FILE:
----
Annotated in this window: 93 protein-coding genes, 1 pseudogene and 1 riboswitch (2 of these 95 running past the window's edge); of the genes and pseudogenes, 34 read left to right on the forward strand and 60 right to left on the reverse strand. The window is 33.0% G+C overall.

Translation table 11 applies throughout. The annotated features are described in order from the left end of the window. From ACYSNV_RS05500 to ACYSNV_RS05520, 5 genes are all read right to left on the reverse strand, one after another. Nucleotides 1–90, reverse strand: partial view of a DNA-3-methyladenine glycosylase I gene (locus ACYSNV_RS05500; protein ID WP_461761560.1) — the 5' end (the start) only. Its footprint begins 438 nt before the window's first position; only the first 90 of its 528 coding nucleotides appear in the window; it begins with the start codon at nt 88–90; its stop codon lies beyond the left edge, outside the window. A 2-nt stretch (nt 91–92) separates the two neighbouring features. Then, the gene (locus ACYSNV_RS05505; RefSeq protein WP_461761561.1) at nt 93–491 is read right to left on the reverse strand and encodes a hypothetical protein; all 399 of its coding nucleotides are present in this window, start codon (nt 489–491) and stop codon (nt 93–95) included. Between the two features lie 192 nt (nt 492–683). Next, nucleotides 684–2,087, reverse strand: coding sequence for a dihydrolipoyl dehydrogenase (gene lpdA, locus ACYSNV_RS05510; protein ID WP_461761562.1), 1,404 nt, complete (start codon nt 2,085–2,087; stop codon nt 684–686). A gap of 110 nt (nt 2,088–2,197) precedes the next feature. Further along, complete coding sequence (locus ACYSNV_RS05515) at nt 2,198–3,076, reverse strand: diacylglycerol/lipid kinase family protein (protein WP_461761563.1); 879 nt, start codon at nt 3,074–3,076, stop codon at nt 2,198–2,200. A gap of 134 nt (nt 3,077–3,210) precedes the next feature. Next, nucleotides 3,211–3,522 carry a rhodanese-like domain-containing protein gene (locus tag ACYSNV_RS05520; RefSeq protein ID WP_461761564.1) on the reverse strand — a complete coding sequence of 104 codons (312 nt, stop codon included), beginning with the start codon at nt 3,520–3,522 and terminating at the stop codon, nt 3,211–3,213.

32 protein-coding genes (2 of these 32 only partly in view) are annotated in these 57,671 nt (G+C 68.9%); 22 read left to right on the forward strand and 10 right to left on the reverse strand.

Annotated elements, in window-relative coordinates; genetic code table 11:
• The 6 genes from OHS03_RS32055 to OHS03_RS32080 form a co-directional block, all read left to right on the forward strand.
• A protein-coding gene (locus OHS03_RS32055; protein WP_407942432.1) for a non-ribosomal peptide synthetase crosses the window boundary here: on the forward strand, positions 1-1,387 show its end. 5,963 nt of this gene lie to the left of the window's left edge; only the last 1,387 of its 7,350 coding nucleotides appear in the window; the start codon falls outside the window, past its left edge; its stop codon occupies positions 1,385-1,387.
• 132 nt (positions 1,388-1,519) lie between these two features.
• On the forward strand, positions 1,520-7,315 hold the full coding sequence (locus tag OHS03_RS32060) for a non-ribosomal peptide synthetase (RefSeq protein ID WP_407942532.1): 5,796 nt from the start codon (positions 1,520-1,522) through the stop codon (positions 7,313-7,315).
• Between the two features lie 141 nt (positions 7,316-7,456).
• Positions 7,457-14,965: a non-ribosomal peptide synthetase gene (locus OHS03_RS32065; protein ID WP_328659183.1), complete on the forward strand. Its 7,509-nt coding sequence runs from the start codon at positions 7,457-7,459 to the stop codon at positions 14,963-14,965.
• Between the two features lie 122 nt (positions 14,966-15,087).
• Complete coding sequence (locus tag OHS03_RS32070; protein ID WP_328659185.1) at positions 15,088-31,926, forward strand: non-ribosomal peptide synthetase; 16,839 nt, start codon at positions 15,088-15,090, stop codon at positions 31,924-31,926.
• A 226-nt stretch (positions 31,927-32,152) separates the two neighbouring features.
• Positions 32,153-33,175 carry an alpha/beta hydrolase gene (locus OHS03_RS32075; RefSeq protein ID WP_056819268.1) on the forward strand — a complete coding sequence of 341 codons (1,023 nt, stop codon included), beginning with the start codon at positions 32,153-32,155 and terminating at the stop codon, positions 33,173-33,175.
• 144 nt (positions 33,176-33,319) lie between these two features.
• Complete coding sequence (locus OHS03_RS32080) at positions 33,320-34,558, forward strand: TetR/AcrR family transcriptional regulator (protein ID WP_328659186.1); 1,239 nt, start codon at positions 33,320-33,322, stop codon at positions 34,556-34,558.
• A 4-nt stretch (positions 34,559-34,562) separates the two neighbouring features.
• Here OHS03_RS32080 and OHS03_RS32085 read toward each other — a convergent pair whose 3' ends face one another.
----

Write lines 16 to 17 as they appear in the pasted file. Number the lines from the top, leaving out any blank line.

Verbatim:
• Complete coding sequence (locus OHS03_RS32080) at positions 33,320-34,558, forward strand: TetR/AcrR family transcriptional regulator (protein ID WP_328659186.1); 1,239 nt, start codon at positions 33,320-33,322, stop codon at positions 34,556-34,558.
• A 4-nt stretch (positions 34,559-34,562) separates the two neighbouring features.